Researchers at the University of Texas Medical Branch at Galveston (UTMB) have found a method to detect the proteins in the blood that cause the "mad cow disease" in people. According to their findings, it is now possible to detect biochemically the prions that are there in the blood causing the disease.
The study was reported in the current online version of Nature Medicine. The findings from the study are expected to lead to a much more effective detection method for the infectious proteins responsible for brain-destroying disorders, such as bovine spongiform encephalopathy (BSE) in cattle and variant Creutzfeldt-Jakob disease (vCJD) in humans.
The blood test would make it much easier to keep BSE-infected beef out of the human food supply, ensure that blood transfusions and organ transplants do not transmit vCJD, and give researchers their first chance to figure out how many people may be incubating the disease.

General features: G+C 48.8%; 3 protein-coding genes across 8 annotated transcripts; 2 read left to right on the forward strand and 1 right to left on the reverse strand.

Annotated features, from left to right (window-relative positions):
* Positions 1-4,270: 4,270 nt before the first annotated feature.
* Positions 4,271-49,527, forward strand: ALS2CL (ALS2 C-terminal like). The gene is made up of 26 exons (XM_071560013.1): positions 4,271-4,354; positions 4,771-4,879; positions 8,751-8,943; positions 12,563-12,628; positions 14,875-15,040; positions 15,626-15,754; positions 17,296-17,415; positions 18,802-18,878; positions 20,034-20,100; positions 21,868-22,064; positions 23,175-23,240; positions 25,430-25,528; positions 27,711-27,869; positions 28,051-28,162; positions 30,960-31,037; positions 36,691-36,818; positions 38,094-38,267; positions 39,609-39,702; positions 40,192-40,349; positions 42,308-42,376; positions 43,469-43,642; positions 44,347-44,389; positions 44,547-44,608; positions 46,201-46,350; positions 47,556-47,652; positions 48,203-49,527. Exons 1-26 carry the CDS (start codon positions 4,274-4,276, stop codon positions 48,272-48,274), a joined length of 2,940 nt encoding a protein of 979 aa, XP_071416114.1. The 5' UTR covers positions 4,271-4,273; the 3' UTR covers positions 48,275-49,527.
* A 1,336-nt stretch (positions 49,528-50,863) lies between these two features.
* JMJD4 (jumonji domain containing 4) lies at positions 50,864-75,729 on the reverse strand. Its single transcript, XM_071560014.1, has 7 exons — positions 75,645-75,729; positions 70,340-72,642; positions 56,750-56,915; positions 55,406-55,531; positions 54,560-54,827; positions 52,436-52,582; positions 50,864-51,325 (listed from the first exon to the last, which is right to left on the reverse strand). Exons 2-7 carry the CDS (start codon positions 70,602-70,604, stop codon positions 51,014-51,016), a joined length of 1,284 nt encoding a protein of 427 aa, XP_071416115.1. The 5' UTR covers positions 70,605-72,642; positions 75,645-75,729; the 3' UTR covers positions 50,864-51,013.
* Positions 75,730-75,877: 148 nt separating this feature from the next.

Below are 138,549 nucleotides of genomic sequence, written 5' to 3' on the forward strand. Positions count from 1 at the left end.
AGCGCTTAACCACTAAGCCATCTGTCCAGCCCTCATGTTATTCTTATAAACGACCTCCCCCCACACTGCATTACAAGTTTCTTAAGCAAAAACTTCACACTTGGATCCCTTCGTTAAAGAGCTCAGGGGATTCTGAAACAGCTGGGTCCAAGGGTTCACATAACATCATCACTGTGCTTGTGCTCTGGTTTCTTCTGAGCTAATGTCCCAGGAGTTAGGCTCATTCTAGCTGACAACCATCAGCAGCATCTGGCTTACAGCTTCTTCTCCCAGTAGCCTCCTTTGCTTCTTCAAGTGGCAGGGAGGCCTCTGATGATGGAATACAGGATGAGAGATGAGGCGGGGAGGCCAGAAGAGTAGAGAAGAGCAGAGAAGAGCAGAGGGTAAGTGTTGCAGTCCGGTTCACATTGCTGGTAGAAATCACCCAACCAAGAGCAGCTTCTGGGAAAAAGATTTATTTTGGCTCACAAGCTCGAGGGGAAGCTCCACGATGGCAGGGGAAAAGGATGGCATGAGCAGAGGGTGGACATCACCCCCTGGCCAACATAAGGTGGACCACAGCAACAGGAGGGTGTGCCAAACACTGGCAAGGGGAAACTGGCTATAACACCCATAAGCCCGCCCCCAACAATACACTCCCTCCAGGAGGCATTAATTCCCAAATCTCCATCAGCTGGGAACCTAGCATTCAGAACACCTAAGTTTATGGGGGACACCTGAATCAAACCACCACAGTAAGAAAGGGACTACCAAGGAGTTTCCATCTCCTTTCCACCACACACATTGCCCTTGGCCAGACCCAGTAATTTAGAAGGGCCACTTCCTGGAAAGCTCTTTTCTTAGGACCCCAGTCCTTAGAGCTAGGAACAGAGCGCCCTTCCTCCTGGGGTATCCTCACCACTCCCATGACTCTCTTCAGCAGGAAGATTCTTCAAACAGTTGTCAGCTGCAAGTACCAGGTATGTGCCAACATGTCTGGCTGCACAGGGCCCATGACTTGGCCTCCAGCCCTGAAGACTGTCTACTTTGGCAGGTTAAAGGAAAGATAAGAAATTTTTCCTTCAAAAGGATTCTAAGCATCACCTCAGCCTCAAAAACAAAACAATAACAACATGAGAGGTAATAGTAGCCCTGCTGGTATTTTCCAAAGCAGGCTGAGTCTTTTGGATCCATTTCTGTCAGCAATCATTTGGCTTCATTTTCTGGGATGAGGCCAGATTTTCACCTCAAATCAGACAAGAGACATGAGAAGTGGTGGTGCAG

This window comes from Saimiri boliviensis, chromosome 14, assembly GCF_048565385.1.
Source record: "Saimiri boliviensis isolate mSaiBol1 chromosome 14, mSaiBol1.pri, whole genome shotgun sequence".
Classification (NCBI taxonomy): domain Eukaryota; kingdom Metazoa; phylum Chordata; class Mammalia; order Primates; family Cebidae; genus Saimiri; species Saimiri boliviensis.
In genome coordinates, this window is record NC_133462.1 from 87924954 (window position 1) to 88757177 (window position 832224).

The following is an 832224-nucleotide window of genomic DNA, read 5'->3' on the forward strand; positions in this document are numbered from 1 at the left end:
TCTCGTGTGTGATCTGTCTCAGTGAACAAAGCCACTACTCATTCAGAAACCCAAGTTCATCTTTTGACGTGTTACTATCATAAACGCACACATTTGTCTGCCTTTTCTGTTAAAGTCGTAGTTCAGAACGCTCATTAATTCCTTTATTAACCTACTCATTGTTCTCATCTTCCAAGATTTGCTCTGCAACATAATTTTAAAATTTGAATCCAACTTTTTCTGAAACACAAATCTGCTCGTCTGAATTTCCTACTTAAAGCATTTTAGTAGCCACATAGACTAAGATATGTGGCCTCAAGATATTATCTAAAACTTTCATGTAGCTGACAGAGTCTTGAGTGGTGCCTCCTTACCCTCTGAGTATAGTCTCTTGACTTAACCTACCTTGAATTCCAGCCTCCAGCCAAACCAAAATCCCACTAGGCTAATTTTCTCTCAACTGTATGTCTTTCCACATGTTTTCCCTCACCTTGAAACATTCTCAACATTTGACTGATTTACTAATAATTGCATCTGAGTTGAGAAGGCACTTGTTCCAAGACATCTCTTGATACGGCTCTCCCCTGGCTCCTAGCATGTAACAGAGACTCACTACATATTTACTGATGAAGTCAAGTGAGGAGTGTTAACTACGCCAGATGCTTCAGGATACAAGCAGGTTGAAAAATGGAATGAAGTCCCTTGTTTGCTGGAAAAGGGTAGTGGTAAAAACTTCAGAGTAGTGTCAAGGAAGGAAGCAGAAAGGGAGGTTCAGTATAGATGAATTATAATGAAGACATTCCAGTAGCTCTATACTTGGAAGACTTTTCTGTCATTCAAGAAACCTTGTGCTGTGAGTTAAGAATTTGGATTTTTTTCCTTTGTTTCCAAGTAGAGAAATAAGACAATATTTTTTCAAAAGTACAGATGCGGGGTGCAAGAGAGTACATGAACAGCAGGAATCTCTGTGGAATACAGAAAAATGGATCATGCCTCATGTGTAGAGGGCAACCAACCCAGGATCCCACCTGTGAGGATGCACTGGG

Researchers had applied a method they call protein misfolding cyclic amplification (PMCA) to blood samples taken from 18 prion-infected hamsters that had developed clinical symptoms of prion disease. PMCA uses sound waves to vastly accelerate the process that prions use to convert normal proteins to misshapen infectious forms.
Successive rounds of PMCA led to the discovery of prions in the blood of 16 of the 18 infected hamsters. No prions were found in blood samples that were taken from 12 healthy control hamsters and subjected to the same treatment.
Tests for infectious prions in cattle and human blood are badly needed. Because current tests require post-slaughter brain tissue for analysis, in the United States only cattle already showing clinical symptoms of BSE (so-called "downer cows") are tested for the disorder.